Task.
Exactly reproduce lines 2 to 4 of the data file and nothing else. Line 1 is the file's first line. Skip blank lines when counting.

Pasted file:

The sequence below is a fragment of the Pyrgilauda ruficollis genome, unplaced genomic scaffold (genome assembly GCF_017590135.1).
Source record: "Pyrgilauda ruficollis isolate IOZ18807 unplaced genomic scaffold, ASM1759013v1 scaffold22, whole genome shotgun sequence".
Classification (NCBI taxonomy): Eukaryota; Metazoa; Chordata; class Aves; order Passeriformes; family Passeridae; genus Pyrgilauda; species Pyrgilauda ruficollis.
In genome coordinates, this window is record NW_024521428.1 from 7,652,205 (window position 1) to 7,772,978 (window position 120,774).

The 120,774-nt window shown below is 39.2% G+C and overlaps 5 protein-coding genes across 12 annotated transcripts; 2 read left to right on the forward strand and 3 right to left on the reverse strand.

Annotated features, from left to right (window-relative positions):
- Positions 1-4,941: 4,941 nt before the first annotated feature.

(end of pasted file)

Source record: "Pyrgilauda ruficollis isolate IOZ18807 unplaced genomic scaffold, ASM1759013v1 scaffold22, whole genome shotgun sequence".
Classification (NCBI taxonomy): Eukaryota; Metazoa; Chordata; class Aves; order Passeriformes; family Passeridae; genus Pyrgilauda; species Pyrgilauda ruficollis.
In genome coordinates, this window is record NW_024521428.1 from 7,652,205 (window position 1) to 7,772,978 (window position 120,774).